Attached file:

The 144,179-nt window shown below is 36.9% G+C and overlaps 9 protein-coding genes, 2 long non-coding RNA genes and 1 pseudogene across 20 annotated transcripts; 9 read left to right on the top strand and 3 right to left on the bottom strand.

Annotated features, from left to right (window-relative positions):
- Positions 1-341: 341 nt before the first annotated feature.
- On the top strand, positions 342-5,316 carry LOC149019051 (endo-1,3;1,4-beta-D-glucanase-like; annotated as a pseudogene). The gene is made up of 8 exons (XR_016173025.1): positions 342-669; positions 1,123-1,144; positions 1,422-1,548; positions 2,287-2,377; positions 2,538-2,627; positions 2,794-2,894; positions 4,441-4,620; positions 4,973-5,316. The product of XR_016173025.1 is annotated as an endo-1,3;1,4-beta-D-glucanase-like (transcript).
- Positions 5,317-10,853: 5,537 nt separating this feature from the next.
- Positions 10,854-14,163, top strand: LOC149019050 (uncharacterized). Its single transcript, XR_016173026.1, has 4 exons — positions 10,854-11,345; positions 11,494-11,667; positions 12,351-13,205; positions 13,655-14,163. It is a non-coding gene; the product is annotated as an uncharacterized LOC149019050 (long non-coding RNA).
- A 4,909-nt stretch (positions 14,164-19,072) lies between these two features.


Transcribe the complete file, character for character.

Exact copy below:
The 144,179-nt window shown below is 36.9% G+C and overlaps 9 protein-coding genes, 2 long non-coding RNA genes and 1 pseudogene across 20 annotated transcripts; 9 read left to right on the top strand and 3 right to left on the bottom strand.

Annotated features, from left to right (window-relative positions):
- Positions 1-341: 341 nt before the first annotated feature.
- On the top strand, positions 342-5,316 carry LOC149019051 (endo-1,3;1,4-beta-D-glucanase-like; annotated as a pseudogene). The gene is made up of 8 exons (XR_016173025.1): positions 342-669; positions 1,123-1,144; positions 1,422-1,548; positions 2,287-2,377; positions 2,538-2,627; positions 2,794-2,894; positions 4,441-4,620; positions 4,973-5,316. The product of XR_016173025.1 is annotated as an endo-1,3;1,4-beta-D-glucanase-like (transcript).
- Positions 5,317-10,853: 5,537 nt separating this feature from the next.
- Positions 10,854-14,163, top strand: LOC149019050 (uncharacterized). Its single transcript, XR_016173026.1, has 4 exons — positions 10,854-11,345; positions 11,494-11,667; positions 12,351-13,205; positions 13,655-14,163. It is a non-coding gene; the product is annotated as an uncharacterized LOC149019050 (long non-coding RNA).
- A 4,909-nt stretch (positions 14,164-19,072) lies between these two features.